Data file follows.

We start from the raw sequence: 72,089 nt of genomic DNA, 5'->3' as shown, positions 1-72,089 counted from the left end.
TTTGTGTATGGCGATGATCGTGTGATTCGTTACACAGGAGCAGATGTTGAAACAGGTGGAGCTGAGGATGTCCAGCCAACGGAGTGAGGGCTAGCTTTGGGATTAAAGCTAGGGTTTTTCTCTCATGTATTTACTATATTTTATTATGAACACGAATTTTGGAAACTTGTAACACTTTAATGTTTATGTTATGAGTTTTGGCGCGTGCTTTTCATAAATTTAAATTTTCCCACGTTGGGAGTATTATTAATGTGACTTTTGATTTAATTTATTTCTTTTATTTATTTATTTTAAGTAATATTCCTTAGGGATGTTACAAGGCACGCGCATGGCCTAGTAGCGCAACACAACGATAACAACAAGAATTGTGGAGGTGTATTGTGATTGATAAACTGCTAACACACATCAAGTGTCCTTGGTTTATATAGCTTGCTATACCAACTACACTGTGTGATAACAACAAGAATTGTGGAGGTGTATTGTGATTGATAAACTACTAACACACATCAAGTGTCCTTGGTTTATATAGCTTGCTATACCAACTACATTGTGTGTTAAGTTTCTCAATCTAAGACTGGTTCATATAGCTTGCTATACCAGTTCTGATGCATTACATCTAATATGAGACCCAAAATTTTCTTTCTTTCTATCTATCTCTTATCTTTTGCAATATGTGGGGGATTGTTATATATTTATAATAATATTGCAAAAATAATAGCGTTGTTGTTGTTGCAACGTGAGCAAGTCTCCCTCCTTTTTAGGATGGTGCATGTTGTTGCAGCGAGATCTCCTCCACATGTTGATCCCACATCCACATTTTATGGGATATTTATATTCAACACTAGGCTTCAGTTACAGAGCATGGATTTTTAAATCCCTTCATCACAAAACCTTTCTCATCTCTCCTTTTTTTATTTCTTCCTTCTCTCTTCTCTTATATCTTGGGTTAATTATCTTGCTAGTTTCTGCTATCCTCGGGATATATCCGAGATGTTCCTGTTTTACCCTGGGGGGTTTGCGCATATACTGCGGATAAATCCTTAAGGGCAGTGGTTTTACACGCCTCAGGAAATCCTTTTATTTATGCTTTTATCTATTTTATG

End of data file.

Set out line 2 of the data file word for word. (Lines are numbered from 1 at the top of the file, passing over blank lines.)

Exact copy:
TTTGTGTATGGCGATGATCGTGTGATTCGTTACACAGGAGCAGATGTTGAAACAGGTGGAGCTGAGGATGTCCAGCCAACGGAGTGAGGGCTAGCTTTGGGATTAAAGCTAGGGTTTTTCTCTCATGTATTTACTATATTTTATTATGAACACGAATTTTGGAAACTTGTAACACTTTAATGTTTATGTTATGAGTTTTGGCGCGTGCTTTTCATAAATTTAAATTTTCCCACGTTGGGAGTATTATTAATGTGACTTTTGATTTAATTTATTTCTTTTATTTATTTATTTTAAGTAATATTCCTTAGGGATGTTACAAGGCACGCGCATGGCCTAGTAGCGCAACACAACGATAACAACAAGAATTGTGGAGGTGTATTGTGATTGATAAACTGCTAACACACATCAAGTGTCCTTGGTTTATATAGCTTGCTATACCAACTACACTGTGTGATAACAACAAGAATTGTGGAGGTGTATTGTGATTGATAAACTACTAACACACATCAAGTGTCCTTGGTTTATATAGCTTGCTATACCAACTACATTGTGTGTTAAGTTTCTCAATCTAAGACTGGTTCATATAGCTTGCTATACCAGTTCTGATGCATTACATCTAATATGAGACCCAAAATTTTCTTTCTTTCTATCTATCTCTTATCTTTTGCAATATGTGGGGGATTGTTATATATTTATAATAATATTGCAAAAATAATAGCGTTGTTGTTGTTGCAACGTGAGCAAGTCTCCCTCCTTTTTAGGATGGTGCATGTTGTTGCAGCGAGATCTCCTCCACATGTTGATCCCACATCCACATTTTATGGGATATTTATATTCAACACTAGGCTTCAGTTACAGAGCATGGATTTTTAAATCCCTTCATCACAAAACCTTTCTCATCTCTCCTTTTTTTATTTCTTCCTTCTCTCTTCTCTTATATCTTGGGTTAATTATCTTGCTAGTTTCTGCTATCCTCGGGATATATCCGAGATGTTCCTGTTTTACCCTGGGGGGTTTGCGCATATACTGCGGATAAATCCTTAAGGGCAGTGGTTTTACACGCCTCAGGAAATCCTTTTATTTATGCTTTTATCTATTTTATG